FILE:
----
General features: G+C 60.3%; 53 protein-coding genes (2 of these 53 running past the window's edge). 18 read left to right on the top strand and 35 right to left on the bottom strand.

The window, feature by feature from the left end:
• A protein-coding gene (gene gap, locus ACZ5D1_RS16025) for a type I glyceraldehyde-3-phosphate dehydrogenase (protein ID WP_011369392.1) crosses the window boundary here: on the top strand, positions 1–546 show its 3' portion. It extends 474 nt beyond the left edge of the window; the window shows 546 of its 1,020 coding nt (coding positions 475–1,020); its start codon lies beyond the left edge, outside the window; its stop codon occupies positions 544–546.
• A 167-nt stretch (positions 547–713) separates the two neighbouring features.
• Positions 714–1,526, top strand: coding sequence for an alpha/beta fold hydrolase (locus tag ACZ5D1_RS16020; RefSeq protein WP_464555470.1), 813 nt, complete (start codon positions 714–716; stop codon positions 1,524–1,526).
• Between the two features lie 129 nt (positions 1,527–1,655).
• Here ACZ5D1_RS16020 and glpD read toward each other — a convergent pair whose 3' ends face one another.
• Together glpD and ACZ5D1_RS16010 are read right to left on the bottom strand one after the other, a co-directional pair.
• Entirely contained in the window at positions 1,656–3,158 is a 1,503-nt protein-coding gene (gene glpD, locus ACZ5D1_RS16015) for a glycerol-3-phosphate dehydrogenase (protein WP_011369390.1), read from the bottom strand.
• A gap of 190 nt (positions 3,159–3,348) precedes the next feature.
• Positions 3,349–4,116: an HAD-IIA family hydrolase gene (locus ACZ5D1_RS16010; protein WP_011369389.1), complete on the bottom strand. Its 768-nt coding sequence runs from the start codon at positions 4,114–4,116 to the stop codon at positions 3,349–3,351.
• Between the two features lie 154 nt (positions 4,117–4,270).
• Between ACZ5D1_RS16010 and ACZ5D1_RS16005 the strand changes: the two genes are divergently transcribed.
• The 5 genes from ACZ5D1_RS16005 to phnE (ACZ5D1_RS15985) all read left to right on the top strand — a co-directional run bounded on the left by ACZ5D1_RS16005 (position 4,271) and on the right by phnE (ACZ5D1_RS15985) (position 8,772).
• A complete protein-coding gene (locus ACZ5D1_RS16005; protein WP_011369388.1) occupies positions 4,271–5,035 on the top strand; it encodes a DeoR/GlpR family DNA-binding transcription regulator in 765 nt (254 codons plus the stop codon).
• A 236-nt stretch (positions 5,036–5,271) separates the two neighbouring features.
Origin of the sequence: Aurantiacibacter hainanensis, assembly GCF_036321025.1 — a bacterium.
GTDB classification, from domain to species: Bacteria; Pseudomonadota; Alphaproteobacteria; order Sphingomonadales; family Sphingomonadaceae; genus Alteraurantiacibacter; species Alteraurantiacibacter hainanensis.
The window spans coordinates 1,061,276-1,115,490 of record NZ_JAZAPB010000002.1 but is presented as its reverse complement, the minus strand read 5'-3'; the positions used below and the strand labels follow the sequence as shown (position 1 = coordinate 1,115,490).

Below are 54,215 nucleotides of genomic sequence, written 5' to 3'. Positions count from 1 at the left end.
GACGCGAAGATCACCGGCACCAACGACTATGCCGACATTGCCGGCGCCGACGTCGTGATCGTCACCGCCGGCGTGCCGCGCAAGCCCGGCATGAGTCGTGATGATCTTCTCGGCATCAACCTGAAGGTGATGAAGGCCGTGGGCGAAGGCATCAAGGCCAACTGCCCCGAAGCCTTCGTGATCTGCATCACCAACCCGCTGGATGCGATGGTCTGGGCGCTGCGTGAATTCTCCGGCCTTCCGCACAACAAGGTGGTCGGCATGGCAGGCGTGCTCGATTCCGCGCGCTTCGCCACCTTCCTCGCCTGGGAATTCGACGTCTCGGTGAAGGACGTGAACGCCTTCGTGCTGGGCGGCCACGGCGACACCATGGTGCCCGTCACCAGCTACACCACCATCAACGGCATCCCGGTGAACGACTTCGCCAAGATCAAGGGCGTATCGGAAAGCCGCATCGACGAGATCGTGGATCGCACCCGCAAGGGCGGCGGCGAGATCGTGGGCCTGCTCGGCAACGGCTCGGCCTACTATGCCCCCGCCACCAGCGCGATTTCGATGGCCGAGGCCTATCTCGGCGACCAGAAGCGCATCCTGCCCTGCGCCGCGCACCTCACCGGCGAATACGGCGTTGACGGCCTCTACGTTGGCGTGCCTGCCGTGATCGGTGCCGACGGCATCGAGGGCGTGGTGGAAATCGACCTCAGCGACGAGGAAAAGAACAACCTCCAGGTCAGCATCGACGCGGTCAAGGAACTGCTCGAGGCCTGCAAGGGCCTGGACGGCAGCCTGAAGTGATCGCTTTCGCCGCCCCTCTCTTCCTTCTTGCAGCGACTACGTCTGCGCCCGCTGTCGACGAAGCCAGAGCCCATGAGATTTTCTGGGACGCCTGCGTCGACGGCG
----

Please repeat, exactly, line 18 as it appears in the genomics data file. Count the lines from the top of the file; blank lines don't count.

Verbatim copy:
GTDB classification, from domain to species: Bacteria; Pseudomonadota; Alphaproteobacteria; order Sphingomonadales; family Sphingomonadaceae; genus Alteraurantiacibacter; species Alteraurantiacibacter hainanensis.